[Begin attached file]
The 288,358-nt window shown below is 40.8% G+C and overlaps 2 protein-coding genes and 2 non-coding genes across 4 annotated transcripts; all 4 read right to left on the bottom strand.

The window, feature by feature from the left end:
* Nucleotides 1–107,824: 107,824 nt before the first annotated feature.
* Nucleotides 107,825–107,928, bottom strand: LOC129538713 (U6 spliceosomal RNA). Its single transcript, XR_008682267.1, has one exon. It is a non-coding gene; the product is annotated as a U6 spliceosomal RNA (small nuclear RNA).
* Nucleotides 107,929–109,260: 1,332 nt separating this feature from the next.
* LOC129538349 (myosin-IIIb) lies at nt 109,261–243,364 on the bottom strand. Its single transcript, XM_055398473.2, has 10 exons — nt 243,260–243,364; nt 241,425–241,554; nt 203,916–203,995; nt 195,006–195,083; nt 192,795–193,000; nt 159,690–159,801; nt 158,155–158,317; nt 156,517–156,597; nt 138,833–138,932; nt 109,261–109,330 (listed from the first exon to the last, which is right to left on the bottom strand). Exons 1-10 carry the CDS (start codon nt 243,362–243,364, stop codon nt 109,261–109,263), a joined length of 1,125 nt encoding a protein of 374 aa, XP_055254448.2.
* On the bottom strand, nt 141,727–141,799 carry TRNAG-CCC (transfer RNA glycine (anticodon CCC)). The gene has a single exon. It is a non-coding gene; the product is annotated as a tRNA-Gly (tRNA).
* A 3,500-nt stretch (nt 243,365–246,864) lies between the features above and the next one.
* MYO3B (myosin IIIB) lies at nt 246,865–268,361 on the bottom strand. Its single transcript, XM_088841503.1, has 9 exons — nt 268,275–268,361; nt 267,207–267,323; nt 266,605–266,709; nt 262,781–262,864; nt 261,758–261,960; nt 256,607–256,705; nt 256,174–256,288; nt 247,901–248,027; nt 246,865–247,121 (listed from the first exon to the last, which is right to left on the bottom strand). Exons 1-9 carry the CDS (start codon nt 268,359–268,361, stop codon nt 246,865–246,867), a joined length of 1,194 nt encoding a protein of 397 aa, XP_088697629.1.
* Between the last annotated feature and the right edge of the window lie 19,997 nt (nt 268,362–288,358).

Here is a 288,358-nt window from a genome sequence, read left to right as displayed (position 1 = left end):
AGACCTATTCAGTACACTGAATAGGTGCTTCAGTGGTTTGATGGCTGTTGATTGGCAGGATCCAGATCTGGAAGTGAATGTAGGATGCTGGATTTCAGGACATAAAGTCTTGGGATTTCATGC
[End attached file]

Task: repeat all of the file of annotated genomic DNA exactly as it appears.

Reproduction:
The 288,358-nt window shown below is 40.8% G+C and overlaps 2 protein-coding genes and 2 non-coding genes across 4 annotated transcripts; all 4 read right to left on the bottom strand.

The window, feature by feature from the left end:
* Nucleotides 1–107,824: 107,824 nt before the first annotated feature.
* Nucleotides 107,825–107,928, bottom strand: LOC129538713 (U6 spliceosomal RNA). Its single transcript, XR_008682267.1, has one exon. It is a non-coding gene; the product is annotated as a U6 spliceosomal RNA (small nuclear RNA).
* Nucleotides 107,929–109,260: 1,332 nt separating this feature from the next.
* LOC129538349 (myosin-IIIb) lies at nt 109,261–243,364 on the bottom strand. Its single transcript, XM_055398473.2, has 10 exons — nt 243,260–243,364; nt 241,425–241,554; nt 203,916–203,995; nt 195,006–195,083; nt 192,795–193,000; nt 159,690–159,801; nt 158,155–158,317; nt 156,517–156,597; nt 138,833–138,932; nt 109,261–109,330 (listed from the first exon to the last, which is right to left on the bottom strand). Exons 1-10 carry the CDS (start codon nt 243,362–243,364, stop codon nt 109,261–109,263), a joined length of 1,125 nt encoding a protein of 374 aa, XP_055254448.2.
* On the bottom strand, nt 141,727–141,799 carry TRNAG-CCC (transfer RNA glycine (anticodon CCC)). The gene has a single exon. It is a non-coding gene; the product is annotated as a tRNA-Gly (tRNA).
* A 3,500-nt stretch (nt 243,365–246,864) lies between the features above and the next one.
* MYO3B (myosin IIIB) lies at nt 246,865–268,361 on the bottom strand. Its single transcript, XM_088841503.1, has 9 exons — nt 268,275–268,361; nt 267,207–267,323; nt 266,605–266,709; nt 262,781–262,864; nt 261,758–261,960; nt 256,607–256,705; nt 256,174–256,288; nt 247,901–248,027; nt 246,865–247,121 (listed from the first exon to the last, which is right to left on the bottom strand). Exons 1-9 carry the CDS (start codon nt 268,359–268,361, stop codon nt 246,865–246,867), a joined length of 1,194 nt encoding a protein of 397 aa, XP_088697629.1.
* Between the last annotated feature and the right edge of the window lie 19,997 nt (nt 268,362–288,358).

Here is a 288,358-nt window from a genome sequence, read left to right as displayed (position 1 = left end):
AGACCTATTCAGTACACTGAATAGGTGCTTCAGTGGTTTGATGGCTGTTGATTGGCAGGATCCAGATCTGGAAGTGAATGTAGGATGCTGGATTTCAGGACATAAAGTCTTGGGATTTCATGC